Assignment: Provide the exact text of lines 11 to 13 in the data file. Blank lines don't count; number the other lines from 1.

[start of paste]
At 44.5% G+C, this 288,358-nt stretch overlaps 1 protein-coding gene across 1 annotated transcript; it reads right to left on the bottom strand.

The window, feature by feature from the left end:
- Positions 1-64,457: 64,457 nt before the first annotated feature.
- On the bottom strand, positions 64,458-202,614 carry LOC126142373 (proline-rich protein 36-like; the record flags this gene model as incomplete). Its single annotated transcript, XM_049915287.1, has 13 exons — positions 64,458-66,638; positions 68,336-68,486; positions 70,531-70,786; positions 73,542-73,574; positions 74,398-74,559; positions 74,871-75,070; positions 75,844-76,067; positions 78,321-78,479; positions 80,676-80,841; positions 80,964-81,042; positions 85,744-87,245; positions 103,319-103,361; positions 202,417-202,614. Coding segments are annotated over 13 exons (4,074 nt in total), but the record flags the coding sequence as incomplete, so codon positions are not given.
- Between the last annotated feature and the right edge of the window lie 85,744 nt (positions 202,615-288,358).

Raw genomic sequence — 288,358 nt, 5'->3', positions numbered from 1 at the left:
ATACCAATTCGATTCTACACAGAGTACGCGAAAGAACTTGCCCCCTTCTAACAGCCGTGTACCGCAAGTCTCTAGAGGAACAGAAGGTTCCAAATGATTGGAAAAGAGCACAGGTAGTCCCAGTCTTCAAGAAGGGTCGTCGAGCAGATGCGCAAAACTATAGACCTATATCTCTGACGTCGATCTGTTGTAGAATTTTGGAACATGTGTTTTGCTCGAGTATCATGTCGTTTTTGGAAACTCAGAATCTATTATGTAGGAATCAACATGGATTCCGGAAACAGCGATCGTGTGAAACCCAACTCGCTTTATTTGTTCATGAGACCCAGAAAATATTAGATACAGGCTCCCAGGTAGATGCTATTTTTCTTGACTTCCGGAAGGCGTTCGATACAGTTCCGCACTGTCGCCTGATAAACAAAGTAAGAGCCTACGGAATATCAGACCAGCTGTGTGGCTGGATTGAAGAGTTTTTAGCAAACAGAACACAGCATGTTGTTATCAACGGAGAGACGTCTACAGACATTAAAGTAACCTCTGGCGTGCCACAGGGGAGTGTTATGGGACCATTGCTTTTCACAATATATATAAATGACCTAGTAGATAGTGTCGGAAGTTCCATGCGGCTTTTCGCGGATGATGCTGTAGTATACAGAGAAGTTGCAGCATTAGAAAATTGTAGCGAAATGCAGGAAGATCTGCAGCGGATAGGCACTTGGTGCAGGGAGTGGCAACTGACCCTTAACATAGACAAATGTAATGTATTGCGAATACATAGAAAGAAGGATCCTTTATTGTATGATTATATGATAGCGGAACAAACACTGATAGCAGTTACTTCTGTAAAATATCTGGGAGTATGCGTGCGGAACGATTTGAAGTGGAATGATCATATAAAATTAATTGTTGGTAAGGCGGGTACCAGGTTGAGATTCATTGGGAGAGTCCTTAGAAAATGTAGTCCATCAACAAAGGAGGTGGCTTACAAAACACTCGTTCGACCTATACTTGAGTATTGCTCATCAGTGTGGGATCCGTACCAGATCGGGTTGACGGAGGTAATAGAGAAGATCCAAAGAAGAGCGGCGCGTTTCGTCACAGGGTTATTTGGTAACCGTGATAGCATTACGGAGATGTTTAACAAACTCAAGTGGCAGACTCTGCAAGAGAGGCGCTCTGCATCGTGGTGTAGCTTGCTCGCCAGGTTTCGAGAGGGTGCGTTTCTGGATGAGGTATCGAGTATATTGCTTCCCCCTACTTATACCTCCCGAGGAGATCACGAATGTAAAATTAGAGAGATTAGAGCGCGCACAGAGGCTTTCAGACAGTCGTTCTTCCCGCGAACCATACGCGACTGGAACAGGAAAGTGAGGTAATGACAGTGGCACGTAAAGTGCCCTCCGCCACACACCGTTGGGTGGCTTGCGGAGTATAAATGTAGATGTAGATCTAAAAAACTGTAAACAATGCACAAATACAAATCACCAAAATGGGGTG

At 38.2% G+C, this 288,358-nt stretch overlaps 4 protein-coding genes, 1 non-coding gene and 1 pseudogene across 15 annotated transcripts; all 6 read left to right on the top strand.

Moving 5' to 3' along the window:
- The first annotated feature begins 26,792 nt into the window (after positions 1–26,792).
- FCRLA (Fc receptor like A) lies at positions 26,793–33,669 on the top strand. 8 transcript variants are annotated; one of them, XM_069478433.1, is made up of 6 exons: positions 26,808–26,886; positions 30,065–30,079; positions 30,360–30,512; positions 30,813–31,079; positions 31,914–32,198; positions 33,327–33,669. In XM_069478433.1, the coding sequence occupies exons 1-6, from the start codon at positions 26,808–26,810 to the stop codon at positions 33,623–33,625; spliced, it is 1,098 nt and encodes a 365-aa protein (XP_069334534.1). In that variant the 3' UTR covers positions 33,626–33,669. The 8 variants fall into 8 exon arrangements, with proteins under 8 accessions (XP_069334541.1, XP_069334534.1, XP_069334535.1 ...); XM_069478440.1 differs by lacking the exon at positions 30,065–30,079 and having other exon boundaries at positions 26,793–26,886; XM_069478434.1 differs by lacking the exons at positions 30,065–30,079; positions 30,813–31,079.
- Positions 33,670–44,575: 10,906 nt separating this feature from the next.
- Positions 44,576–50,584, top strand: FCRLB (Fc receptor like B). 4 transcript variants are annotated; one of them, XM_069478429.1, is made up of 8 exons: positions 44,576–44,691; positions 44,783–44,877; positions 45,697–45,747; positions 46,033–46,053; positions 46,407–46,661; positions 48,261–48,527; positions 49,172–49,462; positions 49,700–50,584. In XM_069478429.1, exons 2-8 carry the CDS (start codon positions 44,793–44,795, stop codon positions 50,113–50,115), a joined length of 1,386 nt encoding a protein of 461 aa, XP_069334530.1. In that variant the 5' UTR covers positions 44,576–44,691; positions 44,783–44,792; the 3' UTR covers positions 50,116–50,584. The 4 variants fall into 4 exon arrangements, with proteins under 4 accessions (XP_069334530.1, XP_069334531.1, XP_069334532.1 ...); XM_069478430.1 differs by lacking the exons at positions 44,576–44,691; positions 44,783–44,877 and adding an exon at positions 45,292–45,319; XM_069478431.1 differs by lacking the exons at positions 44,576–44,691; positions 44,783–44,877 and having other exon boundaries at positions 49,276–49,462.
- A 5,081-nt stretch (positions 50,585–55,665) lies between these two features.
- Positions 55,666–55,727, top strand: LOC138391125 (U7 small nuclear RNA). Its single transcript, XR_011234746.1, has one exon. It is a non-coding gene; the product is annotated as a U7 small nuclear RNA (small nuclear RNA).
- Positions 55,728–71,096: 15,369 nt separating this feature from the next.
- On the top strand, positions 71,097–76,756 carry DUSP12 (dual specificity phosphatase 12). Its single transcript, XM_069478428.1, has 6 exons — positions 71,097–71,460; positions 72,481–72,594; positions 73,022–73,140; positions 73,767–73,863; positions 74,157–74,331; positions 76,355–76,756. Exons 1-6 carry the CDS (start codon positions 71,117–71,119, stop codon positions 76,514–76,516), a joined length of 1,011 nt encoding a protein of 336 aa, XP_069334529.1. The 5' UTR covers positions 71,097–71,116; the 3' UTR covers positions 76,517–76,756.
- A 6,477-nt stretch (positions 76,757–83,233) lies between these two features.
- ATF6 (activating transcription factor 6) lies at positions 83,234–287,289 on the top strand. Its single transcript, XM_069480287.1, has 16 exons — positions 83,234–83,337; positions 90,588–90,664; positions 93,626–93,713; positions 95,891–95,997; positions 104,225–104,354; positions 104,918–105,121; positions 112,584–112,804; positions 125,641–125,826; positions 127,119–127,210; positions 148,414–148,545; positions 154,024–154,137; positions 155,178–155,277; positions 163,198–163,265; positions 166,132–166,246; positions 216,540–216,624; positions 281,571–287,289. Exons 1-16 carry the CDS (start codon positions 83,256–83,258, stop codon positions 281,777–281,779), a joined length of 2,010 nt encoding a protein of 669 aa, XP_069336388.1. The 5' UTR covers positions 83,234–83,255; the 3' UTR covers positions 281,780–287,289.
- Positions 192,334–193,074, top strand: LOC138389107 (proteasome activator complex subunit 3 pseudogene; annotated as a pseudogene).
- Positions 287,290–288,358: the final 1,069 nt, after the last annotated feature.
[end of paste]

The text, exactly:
- FCRLA (Fc receptor like A) lies at positions 26,793–33,669 on the top strand. 8 transcript variants are annotated; one of them, XM_069478433.1, is made up of 6 exons: positions 26,808–26,886; positions 30,065–30,079; positions 30,360–30,512; positions 30,813–31,079; positions 31,914–32,198; positions 33,327–33,669. In XM_069478433.1, the coding sequence occupies exons 1-6, from the start codon at positions 26,808–26,810 to the stop codon at positions 33,623–33,625; spliced, it is 1,098 nt and encodes a 365-aa protein (XP_069334534.1). In that variant the 3' UTR covers positions 33,626–33,669. The 8 variants fall into 8 exon arrangements, with proteins under 8 accessions (XP_069334541.1, XP_069334534.1, XP_069334535.1 ...); XM_069478440.1 differs by lacking the exon at positions 30,065–30,079 and having other exon boundaries at positions 26,793–26,886; XM_069478434.1 differs by lacking the exons at positions 30,065–30,079; positions 30,813–31,079.
- Positions 33,670–44,575: 10,906 nt separating this feature from the next.
- Positions 44,576–50,584, top strand: FCRLB (Fc receptor like B). 4 transcript variants are annotated; one of them, XM_069478429.1, is made up of 8 exons: positions 44,576–44,691; positions 44,783–44,877; positions 45,697–45,747; positions 46,033–46,053; positions 46,407–46,661; positions 48,261–48,527; positions 49,172–49,462; positions 49,700–50,584. In XM_069478429.1, exons 2-8 carry the CDS (start codon positions 44,793–44,795, stop codon positions 50,113–50,115), a joined length of 1,386 nt encoding a protein of 461 aa, XP_069334530.1. In that variant the 5' UTR covers positions 44,576–44,691; positions 44,783–44,792; the 3' UTR covers positions 50,116–50,584. The 4 variants fall into 4 exon arrangements, with proteins under 4 accessions (XP_069334530.1, XP_069334531.1, XP_069334532.1 ...); XM_069478430.1 differs by lacking the exons at positions 44,576–44,691; positions 44,783–44,877 and adding an exon at positions 45,292–45,319; XM_069478431.1 differs by lacking the exons at positions 44,576–44,691; positions 44,783–44,877 and having other exon boundaries at positions 49,276–49,462.